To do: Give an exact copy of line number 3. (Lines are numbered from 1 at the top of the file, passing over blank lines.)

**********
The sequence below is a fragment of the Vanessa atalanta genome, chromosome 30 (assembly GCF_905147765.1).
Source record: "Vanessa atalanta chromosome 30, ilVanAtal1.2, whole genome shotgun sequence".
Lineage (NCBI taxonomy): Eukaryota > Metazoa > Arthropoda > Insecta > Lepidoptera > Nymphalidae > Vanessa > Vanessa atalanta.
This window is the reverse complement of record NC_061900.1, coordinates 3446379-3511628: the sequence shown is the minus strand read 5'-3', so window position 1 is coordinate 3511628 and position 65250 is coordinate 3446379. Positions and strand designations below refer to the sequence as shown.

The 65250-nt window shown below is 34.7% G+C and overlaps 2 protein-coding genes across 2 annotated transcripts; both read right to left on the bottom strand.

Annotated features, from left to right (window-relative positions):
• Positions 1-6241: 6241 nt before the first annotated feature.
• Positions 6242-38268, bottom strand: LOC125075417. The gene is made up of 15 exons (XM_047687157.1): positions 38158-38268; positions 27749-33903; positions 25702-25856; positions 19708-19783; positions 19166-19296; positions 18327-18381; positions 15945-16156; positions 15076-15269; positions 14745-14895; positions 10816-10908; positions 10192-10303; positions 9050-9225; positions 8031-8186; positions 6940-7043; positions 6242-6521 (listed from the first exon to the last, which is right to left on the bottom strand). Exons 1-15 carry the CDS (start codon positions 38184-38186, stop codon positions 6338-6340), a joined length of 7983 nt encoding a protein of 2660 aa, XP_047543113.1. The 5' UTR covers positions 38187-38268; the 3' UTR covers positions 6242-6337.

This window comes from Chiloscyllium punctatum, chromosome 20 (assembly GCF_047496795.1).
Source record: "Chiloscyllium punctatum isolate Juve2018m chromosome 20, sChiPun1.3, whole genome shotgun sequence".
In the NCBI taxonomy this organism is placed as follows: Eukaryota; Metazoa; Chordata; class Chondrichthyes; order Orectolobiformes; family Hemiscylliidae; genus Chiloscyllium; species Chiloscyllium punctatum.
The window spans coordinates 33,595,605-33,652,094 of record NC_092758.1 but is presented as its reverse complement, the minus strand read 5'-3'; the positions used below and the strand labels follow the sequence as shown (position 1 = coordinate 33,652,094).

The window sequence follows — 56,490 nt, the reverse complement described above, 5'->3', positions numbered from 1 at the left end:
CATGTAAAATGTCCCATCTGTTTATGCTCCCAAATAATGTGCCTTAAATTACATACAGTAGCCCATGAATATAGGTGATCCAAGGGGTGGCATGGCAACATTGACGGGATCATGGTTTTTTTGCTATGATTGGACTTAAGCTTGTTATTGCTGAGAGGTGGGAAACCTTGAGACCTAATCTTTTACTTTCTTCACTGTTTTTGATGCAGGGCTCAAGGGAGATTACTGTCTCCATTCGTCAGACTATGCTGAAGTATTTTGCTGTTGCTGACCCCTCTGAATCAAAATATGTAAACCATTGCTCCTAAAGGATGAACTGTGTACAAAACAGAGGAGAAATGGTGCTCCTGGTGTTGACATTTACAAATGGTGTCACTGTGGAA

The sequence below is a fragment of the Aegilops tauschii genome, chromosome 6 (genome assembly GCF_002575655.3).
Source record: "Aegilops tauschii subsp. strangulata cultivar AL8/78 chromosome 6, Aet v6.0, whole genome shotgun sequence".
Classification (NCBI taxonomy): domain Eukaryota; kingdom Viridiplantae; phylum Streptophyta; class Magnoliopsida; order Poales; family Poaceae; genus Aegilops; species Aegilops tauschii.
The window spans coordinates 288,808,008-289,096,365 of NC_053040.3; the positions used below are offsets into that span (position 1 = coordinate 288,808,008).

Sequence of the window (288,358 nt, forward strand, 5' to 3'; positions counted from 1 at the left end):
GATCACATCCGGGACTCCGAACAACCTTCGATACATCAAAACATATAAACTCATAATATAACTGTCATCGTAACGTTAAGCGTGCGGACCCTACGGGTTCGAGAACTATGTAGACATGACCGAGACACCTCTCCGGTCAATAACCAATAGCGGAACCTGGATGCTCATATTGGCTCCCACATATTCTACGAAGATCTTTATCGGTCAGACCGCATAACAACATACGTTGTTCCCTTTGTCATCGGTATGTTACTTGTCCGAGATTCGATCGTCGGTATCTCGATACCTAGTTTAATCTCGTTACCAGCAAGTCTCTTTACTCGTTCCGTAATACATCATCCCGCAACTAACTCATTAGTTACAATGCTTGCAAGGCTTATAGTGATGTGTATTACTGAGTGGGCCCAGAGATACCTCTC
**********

Lineage (NCBI taxonomy): Eukaryota > Metazoa > Arthropoda > Insecta > Lepidoptera > Nymphalidae > Vanessa > Vanessa atalanta.